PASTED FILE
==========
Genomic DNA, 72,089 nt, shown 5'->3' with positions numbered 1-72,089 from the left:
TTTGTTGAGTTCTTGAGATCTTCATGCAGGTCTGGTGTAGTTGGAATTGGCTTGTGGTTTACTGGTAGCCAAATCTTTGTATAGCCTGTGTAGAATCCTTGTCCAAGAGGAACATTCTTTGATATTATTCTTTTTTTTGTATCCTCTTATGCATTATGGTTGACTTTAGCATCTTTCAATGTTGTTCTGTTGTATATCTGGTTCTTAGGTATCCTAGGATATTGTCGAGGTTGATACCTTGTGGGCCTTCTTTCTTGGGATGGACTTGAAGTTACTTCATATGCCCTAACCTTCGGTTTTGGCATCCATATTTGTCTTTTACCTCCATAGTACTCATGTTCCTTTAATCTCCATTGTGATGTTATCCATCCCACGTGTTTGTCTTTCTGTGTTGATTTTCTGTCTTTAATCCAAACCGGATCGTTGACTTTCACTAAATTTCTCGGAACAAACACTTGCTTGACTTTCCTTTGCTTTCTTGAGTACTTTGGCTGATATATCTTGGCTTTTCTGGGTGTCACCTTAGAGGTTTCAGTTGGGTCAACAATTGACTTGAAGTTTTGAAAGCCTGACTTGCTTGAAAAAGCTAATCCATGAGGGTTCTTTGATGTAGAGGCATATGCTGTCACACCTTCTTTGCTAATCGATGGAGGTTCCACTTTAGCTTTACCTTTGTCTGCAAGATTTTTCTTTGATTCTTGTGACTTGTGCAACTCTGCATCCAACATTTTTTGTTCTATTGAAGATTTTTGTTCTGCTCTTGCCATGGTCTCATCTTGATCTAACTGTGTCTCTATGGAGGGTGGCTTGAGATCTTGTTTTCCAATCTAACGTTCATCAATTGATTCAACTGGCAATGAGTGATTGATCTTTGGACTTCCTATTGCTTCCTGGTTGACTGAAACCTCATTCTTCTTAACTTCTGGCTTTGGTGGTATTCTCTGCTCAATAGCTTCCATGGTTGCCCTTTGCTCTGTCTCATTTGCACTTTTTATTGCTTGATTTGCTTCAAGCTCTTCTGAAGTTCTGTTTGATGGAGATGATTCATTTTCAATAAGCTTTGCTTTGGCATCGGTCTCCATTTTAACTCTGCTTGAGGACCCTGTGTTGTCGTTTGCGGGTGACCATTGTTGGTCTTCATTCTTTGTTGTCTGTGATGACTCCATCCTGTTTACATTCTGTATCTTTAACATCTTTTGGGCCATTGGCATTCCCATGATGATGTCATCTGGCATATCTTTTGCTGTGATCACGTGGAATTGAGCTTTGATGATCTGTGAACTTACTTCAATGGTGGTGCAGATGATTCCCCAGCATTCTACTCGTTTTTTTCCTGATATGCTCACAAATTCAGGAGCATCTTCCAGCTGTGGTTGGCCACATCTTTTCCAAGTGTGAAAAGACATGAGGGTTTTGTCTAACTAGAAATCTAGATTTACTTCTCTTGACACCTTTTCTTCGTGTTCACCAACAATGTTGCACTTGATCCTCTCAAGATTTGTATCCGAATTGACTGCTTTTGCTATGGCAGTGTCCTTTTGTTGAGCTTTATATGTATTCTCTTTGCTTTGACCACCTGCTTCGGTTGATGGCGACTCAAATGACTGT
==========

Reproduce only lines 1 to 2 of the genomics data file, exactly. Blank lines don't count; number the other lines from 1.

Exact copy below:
Genomic DNA, 72,089 nt, shown 5'->3' with positions numbered 1-72,089 from the left:
TTTGTTGAGTTCTTGAGATCTTCATGCAGGTCTGGTGTAGTTGGAATTGGCTTGTGGTTTACTGGTAGCCAAATCTTTGTATAGCCTGTGTAGAATCCTTGTCCAAGAGGAACATTCTTTGATATTATTCTTTTTTTTGTATCCTCTTATGCATTATGGTTGACTTTAGCATCTTTCAATGTTGTTCTGTTGTATATCTGGTTCTTAGGTATCCTAGGATATTGTCGAGGTTGATACCTTGTGGGCCTTCTTTCTTGGGATGGACTTGAAGTTACTTCATATGCCCTAACCTTCGGTTTTGGCATCCATATTTGTCTTTTACCTCCATAGTACTCATGTTCCTTTAATCTCCATTGTGATGTTATCCATCCCACGTGTTTGTCTTTCTGTGTTGATTTTCTGTCTTTAATCCAAACCGGATCGTTGACTTTCACTAAATTTCTCGGAACAAACACTTGCTTGACTTTCCTTTGCTTTCTTGAGTACTTTGGCTGATATATCTTGGCTTTTCTGGGTGTCACCTTAGAGGTTTCAGTTGGGTCAACAATTGACTTGAAGTTTTGAAAGCCTGACTTGCTTGAAAAAGCTAATCCATGAGGGTTCTTTGATGTAGAGGCATATGCTGTCACACCTTCTTTGCTAATCGATGGAGGTTCCACTTTAGCTTTACCTTTGTCTGCAAGATTTTTCTTTGATTCTTGTGACTTGTGCAACTCTGCATCCAACATTTTTTGTTCTATTGAAGATTTTTGTTCTGCTCTTGCCATGGTCTCATCTTGATCTAACTGTGTCTCTATGGAGGGTGGCTTGAGATCTTGTTTTCCAATCTAACGTTCATCAATTGATTCAACTGGCAATGAGTGATTGATCTTTGGACTTCCTATTGCTTCCTGGTTGACTGAAACCTCATTCTTCTTAACTTCTGGCTTTGGTGGTATTCTCTGCTCAATAGCTTCCATGGTTGCCCTTTGCTCTGTCTCATTTGCACTTTTTATTGCTTGATTTGCTTCAAGCTCTTCTGAAGTTCTGTTTGATGGAGATGATTCATTTTCAATAAGCTTTGCTTTGGCATCGGTCTCCATTTTAACTCTGCTTGAGGACCCTGTGTTGTCGTTTGCGGGTGACCATTGTTGGTCTTCATTCTTTGTTGTCTGTGATGACTCCATCCTGTTTACATTCTGTATCTTTAACATCTTTTGGGCCATTGGCATTCCCATGATGATGTCATCTGGCATATCTTTTGCTGTGATCACGTGGAATTGAGCTTTGATGATCTGTGAACTTACTTCAATGGTGGTGCAGATGATTCCCCAGCATTCTACTCGTTTTTTTCCTGATATGCTCACAAATTCAGGAGCATCTTCCAGCTGTGGTTGGCCACATCTTTTCCAAGTGTGAAAAGACATGAGGGTTTTGTCTAACTAGAAATCTAGATTTACTTCTCTTGACACCTTTTCTTCGTGTTCACCAACAATGTTGCACTTGATCCTCTCAAGATTTGTATCCGAATTGACTGCTTTTGCTATGGCAGTGTCCTTTTGTTGAGCTTTATATGTATTCTCTTTGCTTTGACCACCTGCTTCGGTTGATGGCGACTCAAATGACTGT